I left the clinic, against the nurse’s recommendation, and did more research. I found that I can get the JE vaccine in Australia for about $200-300 USD, in Bali for $120 USD, or in Thailand for under $20 USD – what a difference! It is also worth noting that in these countries they have a newer vaccine that only requires one shot.

The vaccine takes two weeks to take full effect, but the CDC only recommends it for “travelers who plan to spend at least 1 month in endemic areas during […] transmission season” or “Short-term […] travelers to endemic areas during the transmission season, if they plan to travel outside an urban area and their activities will increase the risk of exposure.” I am not yet sure which route I will take, but I am leaning towards Bali or Thailand and staying in urban areas for those first two weeks.

Whatever you do, speak with your healthcare provider about where you are going and what vaccinations are right for you! I am not a medical professional and you should not base your vaccination decisions solely on my or others’ advice online!

Travelers’ Insurance

Also coinciding with your health is travelers’ insurance. No matter what you do or how long (or short) your trip is, if you are traveling overseas, get travel insurance! The general consensus I see online is that World Nomads is a great choice. Experienced travel bloggers I trust, such as Nomadic Matt, use World Nomads and have for years. There are other companies, but I have not looked into them much.

World Nomads allows you to customize your plan based on how long you plan to travel for. Over the last several months I have searched for prices from one to twelve months a few times, to determine the cheapest per-month option. Each time I have come to the same conclusion: buying travel insurance for six months at a time will give you the lowest cost per month. See the graph below for a breakdown of price-per-month costs.

Pic 3 (Insurance Graph)

I recently purchased the six-month Explorer Plan for $483 USD. That’s $80.50 per month, not too bad! Since I plan on traveling for one year, I will simply renew my plan at the end of the first six months.

Buying Gear

Another part of long-term travel prep is making sure you have the right gear. I am not going out and buying all new clothes, but there are some key things I did not already have. Here is what I have purchased for my travels:

I already have an iPhone 5 that still works well, so I am not investing in a new phone at this time. I also figure that if the flip flops, sunglasses, or clothes I’ve been wearing here at home give out on me, I can buy some new ones wherever I am!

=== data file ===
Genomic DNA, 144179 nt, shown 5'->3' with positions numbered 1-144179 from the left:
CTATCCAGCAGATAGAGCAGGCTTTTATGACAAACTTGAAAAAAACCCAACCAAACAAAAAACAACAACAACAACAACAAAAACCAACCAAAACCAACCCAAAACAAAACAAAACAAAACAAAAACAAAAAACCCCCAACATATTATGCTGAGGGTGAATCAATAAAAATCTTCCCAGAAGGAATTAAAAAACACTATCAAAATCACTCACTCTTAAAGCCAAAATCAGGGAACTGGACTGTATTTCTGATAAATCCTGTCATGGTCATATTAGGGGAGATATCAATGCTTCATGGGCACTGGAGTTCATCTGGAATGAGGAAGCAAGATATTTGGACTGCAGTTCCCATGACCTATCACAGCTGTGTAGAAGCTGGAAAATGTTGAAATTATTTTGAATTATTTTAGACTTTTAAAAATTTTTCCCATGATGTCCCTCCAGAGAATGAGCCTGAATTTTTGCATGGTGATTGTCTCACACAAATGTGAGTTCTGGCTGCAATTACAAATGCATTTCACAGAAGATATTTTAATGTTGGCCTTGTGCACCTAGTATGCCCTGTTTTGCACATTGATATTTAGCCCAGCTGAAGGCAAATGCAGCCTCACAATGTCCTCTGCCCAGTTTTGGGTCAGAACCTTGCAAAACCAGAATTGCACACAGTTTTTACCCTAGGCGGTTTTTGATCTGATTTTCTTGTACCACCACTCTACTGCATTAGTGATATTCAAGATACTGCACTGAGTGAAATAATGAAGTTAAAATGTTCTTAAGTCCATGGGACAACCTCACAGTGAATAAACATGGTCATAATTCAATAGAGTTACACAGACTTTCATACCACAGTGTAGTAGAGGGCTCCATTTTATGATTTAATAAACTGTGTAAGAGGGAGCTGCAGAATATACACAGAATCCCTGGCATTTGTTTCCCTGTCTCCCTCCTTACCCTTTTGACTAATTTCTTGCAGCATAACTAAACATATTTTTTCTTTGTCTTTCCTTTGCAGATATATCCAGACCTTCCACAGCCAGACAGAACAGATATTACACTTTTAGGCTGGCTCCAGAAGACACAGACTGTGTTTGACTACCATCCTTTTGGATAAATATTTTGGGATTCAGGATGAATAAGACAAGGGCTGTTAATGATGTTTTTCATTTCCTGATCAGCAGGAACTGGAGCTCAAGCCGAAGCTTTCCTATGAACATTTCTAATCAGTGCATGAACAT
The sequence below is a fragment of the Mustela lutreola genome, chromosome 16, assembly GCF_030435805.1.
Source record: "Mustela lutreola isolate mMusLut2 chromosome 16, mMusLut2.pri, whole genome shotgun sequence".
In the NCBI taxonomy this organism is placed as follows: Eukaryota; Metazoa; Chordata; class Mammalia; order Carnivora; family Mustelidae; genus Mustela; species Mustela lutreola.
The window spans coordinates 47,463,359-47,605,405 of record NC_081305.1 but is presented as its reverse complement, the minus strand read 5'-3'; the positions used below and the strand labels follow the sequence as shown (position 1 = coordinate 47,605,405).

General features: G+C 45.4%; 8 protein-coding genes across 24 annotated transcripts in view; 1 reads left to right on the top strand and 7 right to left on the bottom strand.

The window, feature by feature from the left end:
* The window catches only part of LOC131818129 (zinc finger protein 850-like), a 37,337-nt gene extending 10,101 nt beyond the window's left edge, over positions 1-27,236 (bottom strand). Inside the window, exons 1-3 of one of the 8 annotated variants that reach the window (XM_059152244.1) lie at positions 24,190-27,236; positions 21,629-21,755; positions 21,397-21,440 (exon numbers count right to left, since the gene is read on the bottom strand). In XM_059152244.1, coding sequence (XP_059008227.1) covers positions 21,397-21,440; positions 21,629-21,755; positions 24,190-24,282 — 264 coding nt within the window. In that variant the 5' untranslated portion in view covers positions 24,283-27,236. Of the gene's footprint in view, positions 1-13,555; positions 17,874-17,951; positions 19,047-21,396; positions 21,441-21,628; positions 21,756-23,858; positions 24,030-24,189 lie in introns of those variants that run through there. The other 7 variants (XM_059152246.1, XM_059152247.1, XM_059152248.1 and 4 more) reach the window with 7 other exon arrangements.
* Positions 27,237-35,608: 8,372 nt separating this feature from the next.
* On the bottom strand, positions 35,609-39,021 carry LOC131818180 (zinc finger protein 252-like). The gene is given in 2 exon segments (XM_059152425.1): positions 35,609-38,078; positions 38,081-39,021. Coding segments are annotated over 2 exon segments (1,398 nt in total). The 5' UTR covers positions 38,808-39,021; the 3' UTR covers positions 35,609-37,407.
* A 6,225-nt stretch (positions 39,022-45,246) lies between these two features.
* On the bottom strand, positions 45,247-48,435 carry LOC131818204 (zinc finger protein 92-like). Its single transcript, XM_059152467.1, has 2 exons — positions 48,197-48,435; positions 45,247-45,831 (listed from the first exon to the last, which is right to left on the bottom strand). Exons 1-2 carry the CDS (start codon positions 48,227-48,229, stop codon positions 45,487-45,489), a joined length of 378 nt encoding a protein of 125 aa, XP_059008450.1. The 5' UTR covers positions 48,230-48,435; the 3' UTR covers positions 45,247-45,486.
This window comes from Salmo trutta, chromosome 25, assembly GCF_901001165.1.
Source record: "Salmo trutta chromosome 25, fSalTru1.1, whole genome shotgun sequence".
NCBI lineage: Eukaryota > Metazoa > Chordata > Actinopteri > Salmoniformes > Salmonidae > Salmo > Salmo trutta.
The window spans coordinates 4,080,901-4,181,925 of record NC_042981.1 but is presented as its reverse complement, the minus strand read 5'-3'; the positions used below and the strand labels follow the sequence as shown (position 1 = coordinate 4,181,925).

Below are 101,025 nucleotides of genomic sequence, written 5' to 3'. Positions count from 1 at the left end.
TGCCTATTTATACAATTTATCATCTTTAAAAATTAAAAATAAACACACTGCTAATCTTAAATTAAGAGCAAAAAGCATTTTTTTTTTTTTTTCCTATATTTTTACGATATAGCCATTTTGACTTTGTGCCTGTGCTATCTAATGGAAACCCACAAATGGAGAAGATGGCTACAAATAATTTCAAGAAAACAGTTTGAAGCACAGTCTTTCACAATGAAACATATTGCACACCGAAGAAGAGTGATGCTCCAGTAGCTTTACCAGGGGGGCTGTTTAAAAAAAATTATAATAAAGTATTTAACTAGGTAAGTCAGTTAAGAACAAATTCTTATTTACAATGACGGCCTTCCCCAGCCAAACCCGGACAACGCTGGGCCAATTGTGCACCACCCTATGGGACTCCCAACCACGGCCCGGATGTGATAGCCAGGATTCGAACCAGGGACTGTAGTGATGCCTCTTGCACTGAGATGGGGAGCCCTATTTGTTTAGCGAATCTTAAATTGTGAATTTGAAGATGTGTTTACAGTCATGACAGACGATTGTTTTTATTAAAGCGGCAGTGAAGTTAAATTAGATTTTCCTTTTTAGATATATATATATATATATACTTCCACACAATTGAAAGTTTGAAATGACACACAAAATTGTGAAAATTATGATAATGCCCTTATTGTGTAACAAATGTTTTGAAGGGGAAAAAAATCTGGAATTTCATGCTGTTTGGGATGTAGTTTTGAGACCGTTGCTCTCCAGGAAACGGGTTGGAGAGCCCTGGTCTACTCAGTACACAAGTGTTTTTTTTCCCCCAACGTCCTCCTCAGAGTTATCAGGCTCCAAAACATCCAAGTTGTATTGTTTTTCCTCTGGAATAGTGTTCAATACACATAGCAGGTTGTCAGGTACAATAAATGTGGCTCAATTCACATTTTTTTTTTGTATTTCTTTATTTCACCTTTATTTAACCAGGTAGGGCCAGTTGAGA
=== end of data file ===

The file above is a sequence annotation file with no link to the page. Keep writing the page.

Planning – Destinations and Activities

I have not yet done a lot of research on specific activities I want to do in certain areas, but the resources mentioned above are a great place to start for this type of planning as well. Most travel blogs have destination-specific sections, and there are a slew of destination-specific travel books available.

Whenever I see a post on Facebook or Twitter about a place I plan on visiting, I always like to check it out for tips and information on things to do. There are certain activities I definitely want to do; at the top that list is snorkeling. I have never been and can’t wait to snorkel the Great Barrier Reef and other tropical destinations!

Like I mentioned previously, experienced travelers and travel bloggers are a great resource. Another surefire way to get information and advice is to ask locals! I like to follow people (travelers or not) on social media who are from where I am going. I also follow tourist accounts for those specific locations. Don’t hesitate to engage with others online: tweet them, message them, email them, etc. The worst thing that can happen is someone doesn’t respond. Then, if you do build a relationship with someone online, you may just be lucky enough to have a friend to meet up with on your travels!

I have started to research transportation options in various locations online, but have not dug deep into this yet. In general, I like to do a simple Google search to find local websites pertaining to public and national transport systems in various locations. Again, travel blogs are also a good resource for information on transportation.

I have always been a spontaneous person, especially while traveling, so I will not be planning itineraries and booking flights or other modes of transportation months in advance. Even though I have a rough idea of where I want to go and when, plans change and I am always open to new adventures!